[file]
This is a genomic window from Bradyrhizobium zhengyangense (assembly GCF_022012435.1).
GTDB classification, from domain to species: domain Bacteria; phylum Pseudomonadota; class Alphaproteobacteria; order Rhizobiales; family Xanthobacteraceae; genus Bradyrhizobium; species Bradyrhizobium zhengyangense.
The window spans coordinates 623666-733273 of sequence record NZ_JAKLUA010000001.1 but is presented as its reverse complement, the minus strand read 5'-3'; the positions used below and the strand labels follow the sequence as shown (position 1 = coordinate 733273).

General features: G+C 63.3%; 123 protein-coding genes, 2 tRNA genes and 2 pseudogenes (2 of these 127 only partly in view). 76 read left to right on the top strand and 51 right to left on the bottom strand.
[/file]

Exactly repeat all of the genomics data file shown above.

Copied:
This is a genomic window from Bradyrhizobium zhengyangense (assembly GCF_022012435.1).
GTDB classification, from domain to species: domain Bacteria; phylum Pseudomonadota; class Alphaproteobacteria; order Rhizobiales; family Xanthobacteraceae; genus Bradyrhizobium; species Bradyrhizobium zhengyangense.
The window spans coordinates 623666-733273 of sequence record NZ_JAKLUA010000001.1 but is presented as its reverse complement, the minus strand read 5'-3'; the positions used below and the strand labels follow the sequence as shown (position 1 = coordinate 733273).

General features: G+C 63.3%; 123 protein-coding genes, 2 tRNA genes and 2 pseudogenes (2 of these 127 only partly in view). 76 read left to right on the top strand and 51 right to left on the bottom strand.